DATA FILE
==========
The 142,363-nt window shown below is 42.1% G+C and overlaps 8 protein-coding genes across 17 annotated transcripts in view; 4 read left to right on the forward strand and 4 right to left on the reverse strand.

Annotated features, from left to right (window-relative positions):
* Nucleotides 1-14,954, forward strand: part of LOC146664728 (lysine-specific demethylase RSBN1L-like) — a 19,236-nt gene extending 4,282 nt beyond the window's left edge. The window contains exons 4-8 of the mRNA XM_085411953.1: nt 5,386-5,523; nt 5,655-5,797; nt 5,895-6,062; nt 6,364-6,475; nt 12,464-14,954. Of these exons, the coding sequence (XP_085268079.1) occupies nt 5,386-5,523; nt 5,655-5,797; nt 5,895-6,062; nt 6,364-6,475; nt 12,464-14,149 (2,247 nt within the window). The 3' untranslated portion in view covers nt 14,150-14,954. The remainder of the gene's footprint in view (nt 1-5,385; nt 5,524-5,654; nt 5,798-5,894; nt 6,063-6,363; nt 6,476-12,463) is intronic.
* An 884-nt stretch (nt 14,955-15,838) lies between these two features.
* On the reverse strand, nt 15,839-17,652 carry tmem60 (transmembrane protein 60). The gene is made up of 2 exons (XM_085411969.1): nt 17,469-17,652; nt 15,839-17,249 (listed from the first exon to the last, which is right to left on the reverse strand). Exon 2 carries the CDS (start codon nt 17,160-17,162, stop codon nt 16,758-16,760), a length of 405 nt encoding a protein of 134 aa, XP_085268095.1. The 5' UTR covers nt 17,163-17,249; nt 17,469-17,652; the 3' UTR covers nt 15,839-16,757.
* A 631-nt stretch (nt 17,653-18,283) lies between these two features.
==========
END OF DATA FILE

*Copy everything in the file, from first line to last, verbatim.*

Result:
The 142,363-nt window shown below is 42.1% G+C and overlaps 8 protein-coding genes across 17 annotated transcripts in view; 4 read left to right on the forward strand and 4 right to left on the reverse strand.

Annotated features, from left to right (window-relative positions):
* Nucleotides 1-14,954, forward strand: part of LOC146664728 (lysine-specific demethylase RSBN1L-like) — a 19,236-nt gene extending 4,282 nt beyond the window's left edge. The window contains exons 4-8 of the mRNA XM_085411953.1: nt 5,386-5,523; nt 5,655-5,797; nt 5,895-6,062; nt 6,364-6,475; nt 12,464-14,954. Of these exons, the coding sequence (XP_085268079.1) occupies nt 5,386-5,523; nt 5,655-5,797; nt 5,895-6,062; nt 6,364-6,475; nt 12,464-14,149 (2,247 nt within the window). The 3' untranslated portion in view covers nt 14,150-14,954. The remainder of the gene's footprint in view (nt 1-5,385; nt 5,524-5,654; nt 5,798-5,894; nt 6,063-6,363; nt 6,476-12,463) is intronic.
* An 884-nt stretch (nt 14,955-15,838) lies between these two features.
* On the reverse strand, nt 15,839-17,652 carry tmem60 (transmembrane protein 60). The gene is made up of 2 exons (XM_085411969.1): nt 17,469-17,652; nt 15,839-17,249 (listed from the first exon to the last, which is right to left on the reverse strand). Exon 2 carries the CDS (start codon nt 17,160-17,162, stop codon nt 16,758-16,760), a length of 405 nt encoding a protein of 134 aa, XP_085268095.1. The 5' UTR covers nt 17,163-17,249; nt 17,469-17,652; the 3' UTR covers nt 15,839-16,757.
* A 631-nt stretch (nt 17,653-18,283) lies between these two features.